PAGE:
Reicher, S. D, Haslam, S.A., & Rath, R. (2008).
Making a virtue of evil: A five-step social identity model of the development of collective hate. Social and Personality Psychology Compass, 2, 1313-1344.
- Abstract: In the first part of this paper, we re-examine the historical and psychological case for 'the banality of evil'– the idea that people commit extreme acts of inhumanity, and more particularly genocides, in a state where they lack awareness or else control over what they are doing. Instead, we provide evidence that those who commit great wrongs knowingly choose to act as they do because they believe that what they are doing is right. In the second part of the paper, we then outline an integrative five-step social identity model that details the processes through which inhumane acts against other groups can come to be celebrated as right. The five steps are: (i) Identification, the construction of an ingroup; (ii) Exclusion, the definition of targets as external to the ingroup; (iii) Threat, the representation of these targets as endangering ingroup identity; (iv) Virtue, the championing of the ingroup as (uniquely) good; and (v) Celebration, embracing the eradication of the outgroup as necessary to the defence of virtue.
Haslam, S. A. & Reicher, S. D. (2007).
Beyond the banality of evil: Three dynamics of an interactionist social psychology of tyranny. Personality and Social Psychology Bulletin, 33, 615-622.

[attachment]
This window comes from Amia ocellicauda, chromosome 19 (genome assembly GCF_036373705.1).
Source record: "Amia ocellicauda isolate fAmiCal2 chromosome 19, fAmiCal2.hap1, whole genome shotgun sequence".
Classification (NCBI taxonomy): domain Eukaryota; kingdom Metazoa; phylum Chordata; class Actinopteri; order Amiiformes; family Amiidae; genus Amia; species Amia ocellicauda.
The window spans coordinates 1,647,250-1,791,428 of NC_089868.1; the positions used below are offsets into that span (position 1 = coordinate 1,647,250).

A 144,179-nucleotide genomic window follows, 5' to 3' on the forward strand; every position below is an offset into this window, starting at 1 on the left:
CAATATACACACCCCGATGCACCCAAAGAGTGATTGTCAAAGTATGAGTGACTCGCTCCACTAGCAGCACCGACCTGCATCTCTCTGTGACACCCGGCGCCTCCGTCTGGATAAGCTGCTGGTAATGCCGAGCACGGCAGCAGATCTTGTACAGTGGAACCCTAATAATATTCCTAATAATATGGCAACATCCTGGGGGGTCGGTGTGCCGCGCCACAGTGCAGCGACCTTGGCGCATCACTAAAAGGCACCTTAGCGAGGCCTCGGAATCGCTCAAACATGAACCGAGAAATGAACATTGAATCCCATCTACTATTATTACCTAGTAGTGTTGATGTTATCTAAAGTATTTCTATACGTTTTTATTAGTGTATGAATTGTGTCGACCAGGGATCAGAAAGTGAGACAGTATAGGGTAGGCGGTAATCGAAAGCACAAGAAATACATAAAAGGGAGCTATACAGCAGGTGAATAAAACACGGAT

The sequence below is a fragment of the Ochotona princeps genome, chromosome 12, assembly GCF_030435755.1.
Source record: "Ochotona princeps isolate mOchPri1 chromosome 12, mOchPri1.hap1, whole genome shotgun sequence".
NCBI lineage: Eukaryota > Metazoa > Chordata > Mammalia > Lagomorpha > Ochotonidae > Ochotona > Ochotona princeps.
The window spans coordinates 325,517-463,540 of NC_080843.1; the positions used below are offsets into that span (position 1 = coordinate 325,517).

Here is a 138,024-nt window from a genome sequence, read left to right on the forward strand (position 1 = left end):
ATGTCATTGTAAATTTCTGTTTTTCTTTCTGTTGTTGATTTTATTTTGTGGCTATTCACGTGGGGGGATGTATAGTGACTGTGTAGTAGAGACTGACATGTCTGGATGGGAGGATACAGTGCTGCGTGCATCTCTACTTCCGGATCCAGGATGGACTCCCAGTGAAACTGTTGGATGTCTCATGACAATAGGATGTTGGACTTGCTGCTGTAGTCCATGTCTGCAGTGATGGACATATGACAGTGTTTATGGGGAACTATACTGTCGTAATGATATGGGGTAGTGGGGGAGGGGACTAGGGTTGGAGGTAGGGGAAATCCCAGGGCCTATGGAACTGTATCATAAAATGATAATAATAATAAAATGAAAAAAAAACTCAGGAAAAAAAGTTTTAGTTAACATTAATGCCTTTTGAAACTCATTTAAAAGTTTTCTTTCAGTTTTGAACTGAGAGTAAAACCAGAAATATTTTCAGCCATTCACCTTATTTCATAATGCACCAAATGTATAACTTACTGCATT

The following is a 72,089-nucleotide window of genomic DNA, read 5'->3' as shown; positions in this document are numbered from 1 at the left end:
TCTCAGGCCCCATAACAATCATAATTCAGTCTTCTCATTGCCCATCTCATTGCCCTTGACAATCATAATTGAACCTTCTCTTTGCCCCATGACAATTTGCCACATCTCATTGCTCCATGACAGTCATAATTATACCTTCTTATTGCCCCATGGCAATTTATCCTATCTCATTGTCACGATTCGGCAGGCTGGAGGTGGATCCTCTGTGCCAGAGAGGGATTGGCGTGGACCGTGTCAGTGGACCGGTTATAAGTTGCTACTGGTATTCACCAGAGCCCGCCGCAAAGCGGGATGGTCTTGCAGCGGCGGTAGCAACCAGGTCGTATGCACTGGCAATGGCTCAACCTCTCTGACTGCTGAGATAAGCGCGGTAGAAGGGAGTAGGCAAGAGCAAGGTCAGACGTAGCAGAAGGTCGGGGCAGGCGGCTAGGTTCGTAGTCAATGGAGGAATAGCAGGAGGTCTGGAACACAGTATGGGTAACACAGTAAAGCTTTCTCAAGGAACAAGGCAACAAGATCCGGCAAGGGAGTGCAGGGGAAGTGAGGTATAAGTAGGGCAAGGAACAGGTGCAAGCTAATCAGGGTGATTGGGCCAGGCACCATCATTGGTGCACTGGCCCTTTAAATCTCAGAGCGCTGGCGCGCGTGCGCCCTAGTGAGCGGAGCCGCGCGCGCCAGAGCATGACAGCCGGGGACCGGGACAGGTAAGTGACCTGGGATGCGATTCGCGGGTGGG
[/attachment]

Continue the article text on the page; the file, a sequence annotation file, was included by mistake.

- Abstract: Carnahan and McFarland (2007) critique the situationist account of the Stanford Prison Experiment by arguing that understanding extreme action requires consideration of individual characteristics and the interaction between person and situation. We develop this argument in two ways. First, we reappraise historical and psychological evidence that supports the broader ‘banality of evil’ thesis – the idea that ordinary people commit atrocities without awareness, care or choice. Counter to this thesis we show that perpetrators act thoughtfully, creatively, and with conviction. Second, drawing from this evidence and the BBC Prison Study (Reicher & Haslam, 2006a), we make the case for an interactionist approach to tyranny which explains how people are (a) initially drawn to extreme and oppressive groups, (b) transformed by membership in those groups, and (c) able to gain influence over others and hence normalize oppression. These dynamics can make evil appear banal, but are far from banal themselves.
- Abstract: There is a widespread consensus amongst psychologists that tyranny triumphs either because ordinary people blindly follow orders or else because they blindly conform to powerful roles. However, recent historical evidence challenges these views. In particular, studies of the Nazi regime reveal that its functionaries engaged actively and creatively with their tasks. Re-examination of classic social psychological studies points to the same dynamics at work. This article summarizes these developments and lays out the case for an updated social psychology of tyranny that explains both the influence of tyrannical leaders and the active contributions of their followers.
Reicher, S. D. & Haslam, S. A. (2006).
On the agency of individuals and groups: Lessons from the BBC Prison Study. In T. Postmes & J. Jetten (Eds.) Individuality and the group: Advances in social identity (pp.237-257). London: Sage.